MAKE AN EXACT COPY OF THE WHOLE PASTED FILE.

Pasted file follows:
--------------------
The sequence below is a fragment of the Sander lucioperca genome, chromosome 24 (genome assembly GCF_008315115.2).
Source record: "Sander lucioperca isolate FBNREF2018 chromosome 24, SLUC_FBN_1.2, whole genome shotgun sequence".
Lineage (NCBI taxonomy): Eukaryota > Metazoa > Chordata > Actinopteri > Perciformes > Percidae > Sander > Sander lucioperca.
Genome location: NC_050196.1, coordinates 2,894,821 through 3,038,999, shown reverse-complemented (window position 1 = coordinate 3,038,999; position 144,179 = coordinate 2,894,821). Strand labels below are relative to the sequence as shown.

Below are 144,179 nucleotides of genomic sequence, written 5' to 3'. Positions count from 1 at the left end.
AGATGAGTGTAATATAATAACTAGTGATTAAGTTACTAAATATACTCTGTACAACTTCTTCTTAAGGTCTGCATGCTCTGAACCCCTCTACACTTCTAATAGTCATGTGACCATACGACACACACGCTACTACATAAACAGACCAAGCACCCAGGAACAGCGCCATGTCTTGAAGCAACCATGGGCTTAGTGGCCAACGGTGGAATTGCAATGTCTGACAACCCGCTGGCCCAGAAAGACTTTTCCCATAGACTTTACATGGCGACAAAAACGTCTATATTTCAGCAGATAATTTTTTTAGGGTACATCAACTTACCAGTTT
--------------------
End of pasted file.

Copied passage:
The sequence below is a fragment of the Sander lucioperca genome, chromosome 24 (genome assembly GCF_008315115.2).
Source record: "Sander lucioperca isolate FBNREF2018 chromosome 24, SLUC_FBN_1.2, whole genome shotgun sequence".
Lineage (NCBI taxonomy): Eukaryota > Metazoa > Chordata > Actinopteri > Perciformes > Percidae > Sander > Sander lucioperca.
Genome location: NC_050196.1, coordinates 2,894,821 through 3,038,999, shown reverse-complemented (window position 1 = coordinate 3,038,999; position 144,179 = coordinate 2,894,821). Strand labels below are relative to the sequence as shown.

Below are 144,179 nucleotides of genomic sequence, written 5' to 3'. Positions count from 1 at the left end.
AGATGAGTGTAATATAATAACTAGTGATTAAGTTACTAAATATACTCTGTACAACTTCTTCTTAAGGTCTGCATGCTCTGAACCCCTCTACACTTCTAATAGTCATGTGACCATACGACACACACGCTACTACATAAACAGACCAAGCACCCAGGAACAGCGCCATGTCTTGAAGCAACCATGGGCTTAGTGGCCAACGGTGGAATTGCAATGTCTGACAACCCGCTGGCCCAGAAAGACTTTTCCCATAGACTTTACATGGCGACAAAAACGTCTATATTTCAGCAGATAATTTTTTTAGGGTACATCAACTTACCAGTTT